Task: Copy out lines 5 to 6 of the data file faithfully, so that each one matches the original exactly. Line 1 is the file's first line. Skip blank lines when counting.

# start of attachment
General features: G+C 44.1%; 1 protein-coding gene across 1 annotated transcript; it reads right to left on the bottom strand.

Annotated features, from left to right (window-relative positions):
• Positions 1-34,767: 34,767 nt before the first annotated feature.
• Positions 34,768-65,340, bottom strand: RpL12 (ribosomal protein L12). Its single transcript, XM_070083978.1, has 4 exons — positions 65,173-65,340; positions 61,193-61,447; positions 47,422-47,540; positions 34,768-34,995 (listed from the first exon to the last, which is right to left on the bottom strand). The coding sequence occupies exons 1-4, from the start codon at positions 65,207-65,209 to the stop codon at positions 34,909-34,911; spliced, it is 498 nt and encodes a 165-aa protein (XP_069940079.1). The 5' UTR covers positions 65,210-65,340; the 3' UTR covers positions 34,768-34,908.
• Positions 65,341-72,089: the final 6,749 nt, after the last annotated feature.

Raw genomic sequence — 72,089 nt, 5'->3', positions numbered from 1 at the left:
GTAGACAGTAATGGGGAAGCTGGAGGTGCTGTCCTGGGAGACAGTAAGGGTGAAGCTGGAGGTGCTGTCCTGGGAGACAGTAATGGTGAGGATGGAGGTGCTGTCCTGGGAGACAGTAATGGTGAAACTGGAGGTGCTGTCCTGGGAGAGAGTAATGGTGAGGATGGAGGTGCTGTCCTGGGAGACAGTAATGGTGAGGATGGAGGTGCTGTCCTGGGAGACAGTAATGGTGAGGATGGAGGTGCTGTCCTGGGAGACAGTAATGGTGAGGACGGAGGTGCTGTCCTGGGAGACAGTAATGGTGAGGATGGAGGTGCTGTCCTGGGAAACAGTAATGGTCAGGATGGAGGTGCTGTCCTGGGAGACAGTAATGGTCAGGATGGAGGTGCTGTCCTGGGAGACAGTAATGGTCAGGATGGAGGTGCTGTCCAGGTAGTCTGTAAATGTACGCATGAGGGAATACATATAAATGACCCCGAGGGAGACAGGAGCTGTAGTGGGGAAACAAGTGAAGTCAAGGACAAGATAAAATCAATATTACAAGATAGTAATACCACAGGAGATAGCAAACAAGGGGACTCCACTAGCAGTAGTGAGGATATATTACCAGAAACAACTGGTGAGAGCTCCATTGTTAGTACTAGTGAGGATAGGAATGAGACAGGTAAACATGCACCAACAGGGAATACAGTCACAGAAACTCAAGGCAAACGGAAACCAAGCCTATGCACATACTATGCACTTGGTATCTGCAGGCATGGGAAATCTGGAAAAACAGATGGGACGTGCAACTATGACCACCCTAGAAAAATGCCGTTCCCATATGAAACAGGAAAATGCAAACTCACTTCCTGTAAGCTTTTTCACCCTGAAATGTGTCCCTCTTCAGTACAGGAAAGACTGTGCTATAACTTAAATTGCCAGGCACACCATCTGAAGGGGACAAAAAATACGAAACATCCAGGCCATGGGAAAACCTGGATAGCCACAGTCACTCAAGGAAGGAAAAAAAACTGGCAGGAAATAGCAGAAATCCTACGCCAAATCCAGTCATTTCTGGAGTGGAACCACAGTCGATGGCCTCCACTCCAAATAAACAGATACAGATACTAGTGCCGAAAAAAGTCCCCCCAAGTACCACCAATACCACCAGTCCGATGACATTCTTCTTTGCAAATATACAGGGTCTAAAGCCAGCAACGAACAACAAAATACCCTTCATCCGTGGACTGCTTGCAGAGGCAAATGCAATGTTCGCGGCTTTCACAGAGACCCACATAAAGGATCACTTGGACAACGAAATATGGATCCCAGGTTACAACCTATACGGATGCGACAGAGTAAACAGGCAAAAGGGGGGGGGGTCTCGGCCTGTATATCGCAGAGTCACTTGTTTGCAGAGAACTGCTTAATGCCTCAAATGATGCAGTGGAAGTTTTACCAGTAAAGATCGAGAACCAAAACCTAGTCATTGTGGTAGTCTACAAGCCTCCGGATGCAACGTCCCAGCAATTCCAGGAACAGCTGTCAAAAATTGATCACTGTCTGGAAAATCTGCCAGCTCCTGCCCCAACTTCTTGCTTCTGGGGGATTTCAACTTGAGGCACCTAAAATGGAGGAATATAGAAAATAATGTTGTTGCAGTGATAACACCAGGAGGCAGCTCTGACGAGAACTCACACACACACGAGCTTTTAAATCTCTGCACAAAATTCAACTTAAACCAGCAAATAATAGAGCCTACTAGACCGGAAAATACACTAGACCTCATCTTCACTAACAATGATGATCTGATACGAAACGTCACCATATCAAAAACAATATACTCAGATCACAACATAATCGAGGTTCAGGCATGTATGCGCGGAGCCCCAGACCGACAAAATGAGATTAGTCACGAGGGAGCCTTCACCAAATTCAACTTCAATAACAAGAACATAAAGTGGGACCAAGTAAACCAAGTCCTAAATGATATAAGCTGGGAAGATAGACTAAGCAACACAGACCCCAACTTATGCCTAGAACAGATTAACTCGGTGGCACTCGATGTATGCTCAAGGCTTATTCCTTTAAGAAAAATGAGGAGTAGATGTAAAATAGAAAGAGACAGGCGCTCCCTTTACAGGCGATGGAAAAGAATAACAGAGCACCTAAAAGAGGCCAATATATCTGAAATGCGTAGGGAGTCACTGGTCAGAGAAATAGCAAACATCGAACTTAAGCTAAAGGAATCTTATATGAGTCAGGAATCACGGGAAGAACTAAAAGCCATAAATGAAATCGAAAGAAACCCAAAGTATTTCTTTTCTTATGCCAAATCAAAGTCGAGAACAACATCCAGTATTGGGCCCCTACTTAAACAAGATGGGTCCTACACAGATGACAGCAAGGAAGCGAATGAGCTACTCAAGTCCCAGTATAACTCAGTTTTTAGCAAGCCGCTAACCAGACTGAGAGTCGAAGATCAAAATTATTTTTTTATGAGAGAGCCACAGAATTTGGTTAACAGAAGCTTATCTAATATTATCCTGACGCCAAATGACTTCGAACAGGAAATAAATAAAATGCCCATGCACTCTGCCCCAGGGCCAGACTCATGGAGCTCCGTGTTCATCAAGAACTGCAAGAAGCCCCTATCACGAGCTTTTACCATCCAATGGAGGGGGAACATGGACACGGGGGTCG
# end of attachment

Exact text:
• Positions 65,341-72,089: the final 6,749 nt, after the last annotated feature.

Raw genomic sequence — 72,089 nt, 5'->3', positions numbered from 1 at the left: